No matter how the White House chooses to spin it, the United States Senate cast a vote of no confidence this week on the war in Iraq. And about time. The actual content of the resolution, passed on a vote of 79 to 19, was meaningless. The Senate asked the administration to provide regular reports on progress in Iraq, and took the position that next year should be "a period of significant transition to full Iraqi sovereignty." It was a desperate - but toothless - cry of election-bound lawmakers to be let off the hook for a disastrous military quagmire. Republican leaders, who supported the proposal, argued that the vote was a repudiation of a Democratic motion to set possible withdrawal deadlines for American troops. But the proposal would never have gone to the floor if members of President Bush's party had not felt the need to go on the record, somehow, as expressing their own impatience with the situation. The ultimate Iraqi nightmare, which continually seems to be drawing closer, is a violent fracturing of the country in which the Kurdish north and Arab Shiite southeast break away, leaving the west, dominated by Arab Sunnis, an impoverished no man's land and a breeding ground for international terrorism. While this page was completely wrong in our presumption that Iraq had weapons of mass destruction, we - and virtually everyone outside the Bush administration - warned about this danger from the beginning. Only loyalists who had bought the fantasy about dancing Iraqis throwing flowers before American tanks dismissed it as unlikely. The consequences of such a breakup would be endless and awful: civil war, the persecution of minority populations in the new states, an alliance between the Shiites and Iran, and a complete breakdown of American moral and military influence in the Middle East. No one wants that to happen, but Americans must ask themselves every day whether the troops who are risking their lives in Iraq are doing anything more than postponing the inevitable.
Chalabi Mk2:
Hussein's ethereal weapons of mass destruction. Chalabi then secured administration support by seducing it with visions of Iraqis showering American liberators with flowers and a quick handover of a well-ordered Iraq from US troops to his Free Iraqi Fighters. Today, Maryam Rajavi, the so-called president-elect of the MEK's National Council of Resistance of Iran (NCRI), conjures up the same desert visions for Iran. Like the case of Chalabi, who offered information on the seemingly impenetrable Iraq, reliance on Rajavi and her supporters superficially makes sense. Given the US's lack of human intelligence inside the Islamic Republic's government, supporting the MEK would naturally appeal to the US administration as a means to quickly develop and install agents who can provide reliable information regarding the Islamic Republic's nuclear advancements. The MEK even appears to fit the bill better than Chalabi in many respects. As an Iranian opposition group with members inside and outside the country, the MEK can utilize its nativist connection to seamlessly merge with countrymen without fear of being detected by foreign accents, mannerisms or characteristics. Moreover, the MEK is the largest and the best-organized Iranian opposition group, with realistic estimates between 6,000 to 10,000 fighters, members and supporters combined. More importantly, the MEK demonstrated its ability to deliver reliable information when it revealed, on August 14, 2002, that the Islamic Republic possessed an advanced nuclear program that included facilities at Natanz and Arak. The MEK now finds support within parts of the American government as a "third option". Such support is built on the fallacy that the MEK can not only provide information, but also enjoys enough popular support so that diplomacy and direct military action can be skirted. By lobbying to remove the MEK from the US's list of foreign terrorist organizations and considering the group as leverage to destabilize, overthrow, and/or replace Tehran's clerical government, supporters ignore the unsavory history of the MEK. And that puts the United States, its citizens and its interests in grave danger. Under the Bill Clinton administration, the State Department placed the MEK on its terrorist organization list in 1997 as a conciliatory gesture to the then newly elected Mohammed Khatami moderates. In justifying its decision, the State Department used several acts of violence committed against Americans to justify its actions.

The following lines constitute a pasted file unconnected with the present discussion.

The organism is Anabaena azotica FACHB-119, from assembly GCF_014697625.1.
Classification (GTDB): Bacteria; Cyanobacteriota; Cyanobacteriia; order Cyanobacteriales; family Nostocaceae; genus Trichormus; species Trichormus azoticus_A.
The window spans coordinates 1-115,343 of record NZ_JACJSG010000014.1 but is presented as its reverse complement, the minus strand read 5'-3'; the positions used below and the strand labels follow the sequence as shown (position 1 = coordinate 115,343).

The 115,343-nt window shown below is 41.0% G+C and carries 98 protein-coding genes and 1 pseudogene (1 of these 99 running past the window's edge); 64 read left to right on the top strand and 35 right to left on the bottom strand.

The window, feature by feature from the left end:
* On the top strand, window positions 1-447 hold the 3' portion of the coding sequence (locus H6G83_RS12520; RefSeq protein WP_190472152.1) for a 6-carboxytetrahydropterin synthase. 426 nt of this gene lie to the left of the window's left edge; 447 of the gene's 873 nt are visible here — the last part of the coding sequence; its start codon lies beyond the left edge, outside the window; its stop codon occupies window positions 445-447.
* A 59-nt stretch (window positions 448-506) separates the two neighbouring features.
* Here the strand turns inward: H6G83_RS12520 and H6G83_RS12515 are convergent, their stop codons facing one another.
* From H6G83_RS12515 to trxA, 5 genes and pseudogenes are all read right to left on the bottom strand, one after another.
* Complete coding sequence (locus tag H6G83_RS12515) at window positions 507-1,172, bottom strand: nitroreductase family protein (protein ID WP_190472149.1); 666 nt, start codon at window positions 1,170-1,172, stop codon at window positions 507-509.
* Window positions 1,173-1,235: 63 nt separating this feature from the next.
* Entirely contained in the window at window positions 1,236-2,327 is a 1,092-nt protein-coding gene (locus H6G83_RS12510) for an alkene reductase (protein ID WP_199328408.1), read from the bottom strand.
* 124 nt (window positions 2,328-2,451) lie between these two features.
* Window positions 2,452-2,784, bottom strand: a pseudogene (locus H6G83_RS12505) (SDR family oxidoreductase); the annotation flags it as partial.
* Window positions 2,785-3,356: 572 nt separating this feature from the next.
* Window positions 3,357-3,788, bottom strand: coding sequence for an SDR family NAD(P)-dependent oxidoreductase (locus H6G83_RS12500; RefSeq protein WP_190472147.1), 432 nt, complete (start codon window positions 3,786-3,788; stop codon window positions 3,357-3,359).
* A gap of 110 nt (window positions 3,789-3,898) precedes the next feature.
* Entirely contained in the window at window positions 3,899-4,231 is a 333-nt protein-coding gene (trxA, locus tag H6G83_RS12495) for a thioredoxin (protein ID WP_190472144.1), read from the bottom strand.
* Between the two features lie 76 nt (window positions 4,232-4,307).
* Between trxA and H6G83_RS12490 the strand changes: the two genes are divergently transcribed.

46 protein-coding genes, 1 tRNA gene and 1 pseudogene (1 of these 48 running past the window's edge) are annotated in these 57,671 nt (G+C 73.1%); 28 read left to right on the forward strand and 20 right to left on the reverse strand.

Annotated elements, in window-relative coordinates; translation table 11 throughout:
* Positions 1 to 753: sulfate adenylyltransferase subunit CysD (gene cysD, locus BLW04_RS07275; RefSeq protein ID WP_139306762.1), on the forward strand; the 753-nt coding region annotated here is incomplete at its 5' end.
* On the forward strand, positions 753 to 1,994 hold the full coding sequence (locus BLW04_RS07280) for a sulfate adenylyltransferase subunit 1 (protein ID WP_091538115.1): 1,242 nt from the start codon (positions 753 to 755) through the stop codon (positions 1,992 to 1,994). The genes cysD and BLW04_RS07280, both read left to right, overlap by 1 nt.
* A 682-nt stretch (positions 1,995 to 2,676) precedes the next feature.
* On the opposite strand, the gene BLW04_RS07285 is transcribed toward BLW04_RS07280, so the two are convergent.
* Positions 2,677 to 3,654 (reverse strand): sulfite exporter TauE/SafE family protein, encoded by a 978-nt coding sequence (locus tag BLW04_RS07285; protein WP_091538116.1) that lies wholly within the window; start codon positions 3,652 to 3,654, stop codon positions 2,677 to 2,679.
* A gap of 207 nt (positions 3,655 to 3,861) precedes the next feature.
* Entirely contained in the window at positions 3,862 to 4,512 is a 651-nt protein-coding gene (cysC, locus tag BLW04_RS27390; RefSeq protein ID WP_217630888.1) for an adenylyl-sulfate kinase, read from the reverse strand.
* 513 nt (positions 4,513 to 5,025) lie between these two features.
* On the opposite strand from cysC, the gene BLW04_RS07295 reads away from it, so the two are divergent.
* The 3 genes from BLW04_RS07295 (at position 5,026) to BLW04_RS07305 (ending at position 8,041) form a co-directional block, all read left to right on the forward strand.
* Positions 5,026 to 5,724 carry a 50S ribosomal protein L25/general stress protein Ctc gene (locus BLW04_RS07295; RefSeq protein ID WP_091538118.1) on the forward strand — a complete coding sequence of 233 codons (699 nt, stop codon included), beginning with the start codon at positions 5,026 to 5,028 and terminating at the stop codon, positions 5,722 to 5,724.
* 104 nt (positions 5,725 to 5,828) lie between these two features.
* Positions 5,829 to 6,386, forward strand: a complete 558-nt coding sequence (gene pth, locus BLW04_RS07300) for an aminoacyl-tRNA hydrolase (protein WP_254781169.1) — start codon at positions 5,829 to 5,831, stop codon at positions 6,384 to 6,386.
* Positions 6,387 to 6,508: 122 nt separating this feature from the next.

At War: Unofficially:
But the United States is already unofficially at war with Syria. For the past six months, US Army Rangers and the Special Operations Delta Force have been crossing the border into Syria, supposedly to "interdict" terrorists coming into Iraq. Several Syrian soldiers have been killed. The analogy the administration is using for this invasion? Cambodia, which the Richard Nixon administration accused of harboring North Vietnamese troops during the war in Southeast Asia. On April 30, 1970, American and South Vietnamese army units stormed across the border, igniting one of the great disasters of all time. The invasion was not only a military debacle; it led to the rise of Pol Pot, who systematically butchered some 2 million Cambodians. As in Vietnam, the American and British line in Iraq is that the war is fueled by foreign fanatics infiltrating from Syria and Iran. In an October talk to the National Endowment for Democracy, President George W Bush told the audience that "Iran and Syria" have allied themselves with Islamic terrorist groups; he warned that the "United States makes no distinction between those who commit acts of terror and those who support and harbor them." According to the Financial Times newspaper, the Bush administration is already discussing who should replace Syrian President Bashar Assad, with the White House leaning toward sponsoring an internal military coup. National Security Adviser Stephen Hadley - the fellow who brought us the Niger-Iraq uranium fairy tale - is in charge of the operation. Flynt Leverett of the Brookings Institution says the cross-border raids are aimed at encouraging the Syrian military to "dump" Assad. A military coup was how the US helped put Saddam Hussein in power so he could liquidate the Iraqi left. The White House, in fact, knows that foreign fighters have very little to do with the insurgency in Iraq. The conservative London-based International Institute for Strategic Studies estimates that the number of foreign fighters is "well below 10%, and may be closer to 4 or 6%". American intelligence estimates that 95% of the insurgents are Iraqi. The Bush administration has long had its sights on Iran, which Bush calls "the world's primary state sponsor of terrorism". These are sentiments recently echoed in London, where Prime Minister Tony Blair accused Tehran of smuggling weapons and explosives into Iraq to attack British troops in Basra. In one of history's great irony-challenged moments, Blair said, "There is no justification for Iran or any country interfering in Iraq."